The Devil in the White City by Erik Larson

Based on the title, I thought this would be a work of fiction, but it’s actually the true story of the development of the Chicago World’s Fair in 1892 as well as the story of a serial killer operating in the Chicago area at the same time.

This book weaves together such disparate themes as the jousting among America’s leading architects to design the buildings for the Fair, the invention of the Ferris Wheel, the popularity of bicycling and the movement of young women to cities.  Larson indulges a bit in imagined conversations, particularly involving the serial killer, but overall does an amazing job in giving you the feel of the era.  I think of this book frequently, even though I finished reading it a couple months ago, because of all the factoids, like that Frank Lloyd Wright was a young employee of one of the Fair architects and took advantage of his boss’s distraction to do work on his own (he got fired for that in the end).

The Writer was not a huge fan of me reading the book because I couldn’t help sharing some of the more gruesome parts of the serial killer’s story with him.  I was surprised, given my years of watching Forensic Files and the like, that I had never heard of this man before.  Even though the book could only have been written if he were caught, the suspense of the investigation was intense.

One day, reading the book on the platform and waiting for the N Train, a fellow commuter commented on how much she liked the book, which was fitting since I had selected it on the platform for the R Train in Brooklyn.  The real full circle will come when someone sees me reading a Book Club book and decides to read it.

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6 responses to “The Devil in the White City by Erik Larson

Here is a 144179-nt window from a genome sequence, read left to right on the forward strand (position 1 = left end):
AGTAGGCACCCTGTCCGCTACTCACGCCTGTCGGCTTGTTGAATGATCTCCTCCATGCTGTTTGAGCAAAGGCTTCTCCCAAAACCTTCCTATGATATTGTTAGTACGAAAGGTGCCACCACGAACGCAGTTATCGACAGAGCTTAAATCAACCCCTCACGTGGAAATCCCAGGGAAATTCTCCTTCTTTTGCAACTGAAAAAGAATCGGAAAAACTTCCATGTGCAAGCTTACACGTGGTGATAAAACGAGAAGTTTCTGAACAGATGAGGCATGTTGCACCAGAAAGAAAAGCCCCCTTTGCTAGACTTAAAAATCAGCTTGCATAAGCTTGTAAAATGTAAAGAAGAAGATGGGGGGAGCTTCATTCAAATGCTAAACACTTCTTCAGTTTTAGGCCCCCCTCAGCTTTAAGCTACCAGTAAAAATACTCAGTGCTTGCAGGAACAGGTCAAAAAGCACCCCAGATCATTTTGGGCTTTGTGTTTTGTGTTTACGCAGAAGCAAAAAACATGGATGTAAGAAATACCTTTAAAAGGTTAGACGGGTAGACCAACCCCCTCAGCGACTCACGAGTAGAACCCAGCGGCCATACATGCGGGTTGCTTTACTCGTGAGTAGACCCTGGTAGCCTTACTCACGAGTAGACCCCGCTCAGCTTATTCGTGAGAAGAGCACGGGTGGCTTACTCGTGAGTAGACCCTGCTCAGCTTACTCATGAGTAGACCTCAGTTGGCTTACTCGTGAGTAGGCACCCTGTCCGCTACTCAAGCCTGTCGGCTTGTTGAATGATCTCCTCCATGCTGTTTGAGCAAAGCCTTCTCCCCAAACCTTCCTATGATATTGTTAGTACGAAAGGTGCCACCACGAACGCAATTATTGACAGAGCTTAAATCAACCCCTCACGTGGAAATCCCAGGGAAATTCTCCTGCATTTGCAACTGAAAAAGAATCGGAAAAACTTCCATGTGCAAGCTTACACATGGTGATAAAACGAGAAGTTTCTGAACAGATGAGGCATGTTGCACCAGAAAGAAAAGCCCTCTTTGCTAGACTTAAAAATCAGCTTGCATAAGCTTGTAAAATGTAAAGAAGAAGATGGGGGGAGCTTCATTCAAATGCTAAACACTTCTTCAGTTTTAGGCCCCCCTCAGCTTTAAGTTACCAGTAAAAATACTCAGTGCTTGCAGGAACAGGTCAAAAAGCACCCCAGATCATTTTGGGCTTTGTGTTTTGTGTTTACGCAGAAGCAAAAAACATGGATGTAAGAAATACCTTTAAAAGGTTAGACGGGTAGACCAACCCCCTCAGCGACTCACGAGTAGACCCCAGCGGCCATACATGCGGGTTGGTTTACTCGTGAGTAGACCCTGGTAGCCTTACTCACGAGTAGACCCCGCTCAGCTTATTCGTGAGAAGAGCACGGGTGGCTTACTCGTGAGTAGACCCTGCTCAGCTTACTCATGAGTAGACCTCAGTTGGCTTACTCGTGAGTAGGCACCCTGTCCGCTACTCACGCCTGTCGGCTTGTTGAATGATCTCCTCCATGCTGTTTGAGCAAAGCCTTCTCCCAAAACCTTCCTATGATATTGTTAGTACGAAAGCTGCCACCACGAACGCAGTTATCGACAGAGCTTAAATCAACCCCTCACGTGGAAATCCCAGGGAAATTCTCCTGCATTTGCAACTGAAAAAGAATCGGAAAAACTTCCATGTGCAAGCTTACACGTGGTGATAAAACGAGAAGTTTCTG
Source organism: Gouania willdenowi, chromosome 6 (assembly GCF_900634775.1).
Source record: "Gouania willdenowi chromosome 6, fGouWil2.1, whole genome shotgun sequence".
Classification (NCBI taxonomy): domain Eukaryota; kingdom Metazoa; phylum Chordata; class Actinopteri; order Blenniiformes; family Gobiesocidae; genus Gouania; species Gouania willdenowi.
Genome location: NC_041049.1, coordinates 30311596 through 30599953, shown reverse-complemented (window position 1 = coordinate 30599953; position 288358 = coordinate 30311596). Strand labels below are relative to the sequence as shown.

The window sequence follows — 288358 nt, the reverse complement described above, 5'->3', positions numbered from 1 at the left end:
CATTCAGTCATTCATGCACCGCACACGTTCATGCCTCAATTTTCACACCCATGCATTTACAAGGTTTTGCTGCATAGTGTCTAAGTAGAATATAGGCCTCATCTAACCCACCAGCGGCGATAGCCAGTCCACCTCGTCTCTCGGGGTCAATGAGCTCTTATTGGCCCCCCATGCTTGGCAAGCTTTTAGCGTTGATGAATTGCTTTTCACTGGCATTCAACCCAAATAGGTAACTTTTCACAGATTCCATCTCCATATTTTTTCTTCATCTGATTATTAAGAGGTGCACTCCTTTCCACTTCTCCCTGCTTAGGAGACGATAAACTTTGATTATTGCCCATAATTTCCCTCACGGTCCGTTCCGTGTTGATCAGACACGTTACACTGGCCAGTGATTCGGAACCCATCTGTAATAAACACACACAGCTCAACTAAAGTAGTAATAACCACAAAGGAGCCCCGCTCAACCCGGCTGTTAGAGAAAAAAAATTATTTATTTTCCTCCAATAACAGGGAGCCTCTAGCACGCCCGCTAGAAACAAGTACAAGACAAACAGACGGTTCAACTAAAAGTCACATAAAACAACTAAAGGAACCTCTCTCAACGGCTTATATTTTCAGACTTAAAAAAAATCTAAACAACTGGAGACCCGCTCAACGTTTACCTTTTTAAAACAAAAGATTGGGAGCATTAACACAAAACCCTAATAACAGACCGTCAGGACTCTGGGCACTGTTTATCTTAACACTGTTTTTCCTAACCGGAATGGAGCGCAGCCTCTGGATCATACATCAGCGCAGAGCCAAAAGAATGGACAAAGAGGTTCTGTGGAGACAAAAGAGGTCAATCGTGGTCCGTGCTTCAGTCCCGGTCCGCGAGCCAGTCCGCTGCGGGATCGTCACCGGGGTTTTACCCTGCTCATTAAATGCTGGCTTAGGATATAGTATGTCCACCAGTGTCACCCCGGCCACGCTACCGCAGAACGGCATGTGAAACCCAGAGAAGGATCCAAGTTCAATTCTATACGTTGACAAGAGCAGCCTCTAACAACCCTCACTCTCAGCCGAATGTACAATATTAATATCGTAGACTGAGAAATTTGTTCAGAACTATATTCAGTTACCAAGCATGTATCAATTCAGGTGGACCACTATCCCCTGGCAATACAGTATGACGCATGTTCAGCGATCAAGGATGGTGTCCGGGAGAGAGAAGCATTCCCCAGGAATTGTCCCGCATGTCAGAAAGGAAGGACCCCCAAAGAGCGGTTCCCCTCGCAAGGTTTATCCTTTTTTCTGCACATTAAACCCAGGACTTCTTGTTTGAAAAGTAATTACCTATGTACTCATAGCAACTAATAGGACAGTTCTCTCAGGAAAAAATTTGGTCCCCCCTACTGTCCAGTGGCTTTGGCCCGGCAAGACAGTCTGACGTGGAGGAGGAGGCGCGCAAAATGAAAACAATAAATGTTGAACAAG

1. I really liked this book too, and now that I live blocks from where all the action took place I feel like I need to re-read it.

  2. I loved this book and basically tell everyone I know to read it (still, and I read it in 2004). I think the juxtaposition of the growth of the World’s Fair against the horrors of the killings is terrifically planned out. And the little tidbits here and there about personalities and people are great. I have trouble because my favorite example of this is the Ferris wheel recognition moment, but I don’t want to spoil that moment for the person I’m telling to read the book!

  3. This story was so interesting it didn’t matter that the writing was just so-so. I wish this story were written by Truman Capote.

  4. Good book. Some people consider Holmes the first modern serial killer.

    Larson has also written ISAAC’S STORM: a man, a time, and the deadliest hurricane in history. It’s about the Galveston hurricane of 1900. It’s also worth reading.

  5. I bought this book at the Chicago airport, read a bit on the plane home, and then took it with me on the subway until i finished it. I loved it. Have you read any of his others?

  6. One of my favorite contemporary books.

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